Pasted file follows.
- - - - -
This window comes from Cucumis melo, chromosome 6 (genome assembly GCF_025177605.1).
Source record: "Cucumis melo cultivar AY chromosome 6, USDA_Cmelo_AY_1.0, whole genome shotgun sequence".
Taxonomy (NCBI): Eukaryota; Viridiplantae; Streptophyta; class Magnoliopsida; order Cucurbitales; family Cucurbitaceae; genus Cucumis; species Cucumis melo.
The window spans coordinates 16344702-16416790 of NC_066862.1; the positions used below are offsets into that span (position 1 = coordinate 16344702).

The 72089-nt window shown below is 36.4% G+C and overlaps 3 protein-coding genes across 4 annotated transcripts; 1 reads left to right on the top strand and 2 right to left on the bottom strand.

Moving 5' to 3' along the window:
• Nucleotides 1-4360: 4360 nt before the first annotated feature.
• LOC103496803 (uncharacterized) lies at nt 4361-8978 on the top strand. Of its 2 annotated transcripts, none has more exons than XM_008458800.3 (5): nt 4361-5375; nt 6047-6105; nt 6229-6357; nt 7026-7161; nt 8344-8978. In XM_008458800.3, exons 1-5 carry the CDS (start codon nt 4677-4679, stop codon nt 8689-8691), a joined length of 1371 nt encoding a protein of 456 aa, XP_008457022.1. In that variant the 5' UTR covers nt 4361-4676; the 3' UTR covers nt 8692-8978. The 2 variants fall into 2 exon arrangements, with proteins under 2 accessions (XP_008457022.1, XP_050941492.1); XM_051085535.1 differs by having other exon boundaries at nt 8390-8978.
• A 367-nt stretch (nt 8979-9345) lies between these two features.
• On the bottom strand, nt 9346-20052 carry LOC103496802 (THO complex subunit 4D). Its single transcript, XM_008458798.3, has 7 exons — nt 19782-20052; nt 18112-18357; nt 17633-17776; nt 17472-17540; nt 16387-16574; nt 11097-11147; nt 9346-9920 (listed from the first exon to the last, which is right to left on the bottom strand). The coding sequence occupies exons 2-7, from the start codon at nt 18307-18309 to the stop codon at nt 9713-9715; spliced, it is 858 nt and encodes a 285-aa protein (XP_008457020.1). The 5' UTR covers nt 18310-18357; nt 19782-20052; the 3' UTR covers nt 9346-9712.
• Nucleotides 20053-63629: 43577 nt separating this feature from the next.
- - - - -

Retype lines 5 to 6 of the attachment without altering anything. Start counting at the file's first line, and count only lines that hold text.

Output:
The 72089-nt window shown below is 36.4% G+C and overlaps 3 protein-coding genes across 4 annotated transcripts; 1 reads left to right on the top strand and 2 right to left on the bottom strand.

Moving 5' to 3' along the window: